Pancreatic Cancer

Background

  • Pancreatic cancer is the second most common tumour of the digestive tract
    • Most occur in 70-90 year old patients
    • It has a very poor prognosis
      • overall 5-year survival remains <5%
      • It is the 5th most common cause of cancer death (6% of cancer deaths) despite being the 11th most common cancer
      • 98% of pancreatic cancer is metastatic and over half present with metastatic disease at diagnosis
  • More common in males (2:1)
  • Most are adenocarcinomas (90%) and most pancreatic cancers arise from the pancreas itself and 10% arise from the distal common bile duct
    • 75% in the head/neck; 15-20% in the body and 5-10% in the tail
Aetiology
  • NB 40% are sporadic
  • Smoking
  • Alcohol is not necessarily a risk factor unless it is associated with chronic pancreatitis
  • Chronic pancreatitis
  • Diabetes mellitus in patients over 50
  • Obesity
  • Genetic factors
    • KRAS2 gene; p53
    • Familial cancer syndromes e.g. BRCA; MEN
Presentation
  • Early symptoms are often vague and non-specific
    • Epigastric pain and/or back pain (often dull and achey)
    • Often worse lying down- can be nocturnal and awakening
  • Anorexia and weight loss
  • Nausea
  • Obstructive jaundice may present early if the tumour arises in the common bile duct/head of the pancreas but may be a late sign or a sign of metastatic disease if the tumour is from the body/tail
    • Painless
    • NB Ascites is a late sign
  • Acute/subacute pancreatitis
    • Steatorrhea
  • Features of metastases e.g. SOB, jaundice, bone pain etc
  • Abdominal masses are uncommon and are often a late sign
Investigations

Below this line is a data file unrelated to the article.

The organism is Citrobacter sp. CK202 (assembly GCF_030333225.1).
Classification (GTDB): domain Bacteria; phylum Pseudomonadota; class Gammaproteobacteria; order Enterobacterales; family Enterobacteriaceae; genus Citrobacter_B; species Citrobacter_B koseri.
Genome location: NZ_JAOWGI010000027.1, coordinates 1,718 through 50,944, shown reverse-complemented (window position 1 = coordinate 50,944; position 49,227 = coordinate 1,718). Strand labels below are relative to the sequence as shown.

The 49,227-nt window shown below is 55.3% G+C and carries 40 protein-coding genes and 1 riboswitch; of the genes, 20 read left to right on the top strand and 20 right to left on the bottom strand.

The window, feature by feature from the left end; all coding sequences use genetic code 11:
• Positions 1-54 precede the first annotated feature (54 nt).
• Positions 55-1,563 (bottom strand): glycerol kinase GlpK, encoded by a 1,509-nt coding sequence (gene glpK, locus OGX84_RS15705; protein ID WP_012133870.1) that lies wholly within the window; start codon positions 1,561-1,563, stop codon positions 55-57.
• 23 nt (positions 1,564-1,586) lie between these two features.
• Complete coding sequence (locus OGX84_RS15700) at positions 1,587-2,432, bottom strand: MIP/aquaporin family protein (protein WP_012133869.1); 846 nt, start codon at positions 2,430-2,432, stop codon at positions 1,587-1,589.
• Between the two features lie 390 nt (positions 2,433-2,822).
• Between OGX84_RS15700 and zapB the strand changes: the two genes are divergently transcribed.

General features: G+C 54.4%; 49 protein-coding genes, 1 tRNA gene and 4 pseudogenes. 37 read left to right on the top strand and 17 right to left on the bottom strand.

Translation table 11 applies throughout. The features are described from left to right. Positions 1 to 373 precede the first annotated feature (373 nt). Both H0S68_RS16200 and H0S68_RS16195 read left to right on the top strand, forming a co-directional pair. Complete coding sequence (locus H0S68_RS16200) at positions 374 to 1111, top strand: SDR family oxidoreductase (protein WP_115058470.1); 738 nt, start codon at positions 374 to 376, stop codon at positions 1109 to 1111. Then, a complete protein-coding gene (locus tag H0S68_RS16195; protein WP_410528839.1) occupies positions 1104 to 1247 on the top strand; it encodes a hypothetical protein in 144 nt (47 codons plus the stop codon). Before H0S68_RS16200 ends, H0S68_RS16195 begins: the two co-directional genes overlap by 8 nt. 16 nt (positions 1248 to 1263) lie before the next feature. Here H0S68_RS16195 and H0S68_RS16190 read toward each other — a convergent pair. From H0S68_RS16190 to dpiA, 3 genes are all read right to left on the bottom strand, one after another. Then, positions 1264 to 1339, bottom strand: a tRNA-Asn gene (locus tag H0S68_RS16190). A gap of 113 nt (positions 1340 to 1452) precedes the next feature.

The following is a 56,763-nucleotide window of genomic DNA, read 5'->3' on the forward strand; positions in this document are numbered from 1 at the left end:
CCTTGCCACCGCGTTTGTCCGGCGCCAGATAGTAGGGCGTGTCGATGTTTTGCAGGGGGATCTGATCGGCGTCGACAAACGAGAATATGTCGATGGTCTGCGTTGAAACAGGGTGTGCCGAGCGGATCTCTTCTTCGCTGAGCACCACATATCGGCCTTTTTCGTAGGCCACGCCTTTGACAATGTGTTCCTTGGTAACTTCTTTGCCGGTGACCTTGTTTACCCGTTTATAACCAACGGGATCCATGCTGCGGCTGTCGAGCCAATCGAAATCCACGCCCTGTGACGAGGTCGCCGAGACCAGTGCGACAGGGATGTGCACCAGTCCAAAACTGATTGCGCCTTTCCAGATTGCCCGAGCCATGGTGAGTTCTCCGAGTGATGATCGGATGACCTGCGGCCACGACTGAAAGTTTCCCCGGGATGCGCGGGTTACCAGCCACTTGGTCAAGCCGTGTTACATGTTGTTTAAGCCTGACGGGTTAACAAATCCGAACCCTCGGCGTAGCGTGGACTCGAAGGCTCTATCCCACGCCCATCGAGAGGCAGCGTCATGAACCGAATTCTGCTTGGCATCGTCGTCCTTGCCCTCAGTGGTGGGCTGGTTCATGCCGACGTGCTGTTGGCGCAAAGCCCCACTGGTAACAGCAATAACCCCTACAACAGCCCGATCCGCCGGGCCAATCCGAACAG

• Blood tests
    • FBC- normochromic anaemia, thrombocytosis
    • LFTs- deranged either due to obstruction (bilirubin and ALP) but also raised AST/gGT (particularly in metastatic disease)
    • Hyperglycaemia
    • CA19-9
      • 80% sensitivity and 73% specificity
      • most useful in assessing response to treatment
  • Imaging
    • USS is usually first line
    • CT is preferred and is most useful in staging (see below)
      • MRI and PET may add to staging process
    • Endoscopic USS
Staging
  1.  
    • A- T1 (<2cm; restricted to the pancreas); N0; M0.
    • B- T2 (>2cm; restricted to the pancreas); N0; M0
    • A- T3 (extending into adjacent structures); N0; M0
    • B- T1-3; N1 (nearby lymph node involvement); M0
  2. T4 (grown into nearby blood vessels); N1-2; M0
  3. T1-4; N1-2; M1 (distant disease)
  • Most (47.5%) patients present at stage 4
  • Resectable disease is rare- stages 1-2- and account for only 15% of cases at presentation
Management
  • All management should be decided in a MDT meeting with oncology, surgery, and palliative care.
  • Surgery
    • Only chance of cure (but only suitable in 15% of patients)
    • Different kinds of surgery depending on the location/extent of the tumour
      • Whipple’s procedure (for pancreatic head/neck cancers)
        • Proximal pancreaticoduodenectomy with antrectomy
          • Involves resecting the proximal pancreas, duodenum and antrum of the stomach and joining the hepatobiliary duct, pancreatic duct and stomach to the jejunum
        • Ocreotide must be given one week after to reduce pancreatic secretions
      • Modified Whipple’s procedure (preserves the gastric antrum and pyloric sphincter to maintain gastric emptying)
        • No increase in 5-year mortality compared to Whipple’s, less morbidity
      • Distal pancreatectomy (for body/tail tumours)
      • NB Total pancreatectomy is rarely done
    • Even successful resections have only a 15-20% 5 year survival (mean 12-19 months)
  • Chemotherapy
    • Usually resistant but may be used adjuvantly/palliatively for increased chance of survival or improvement of symptoms (respectively)
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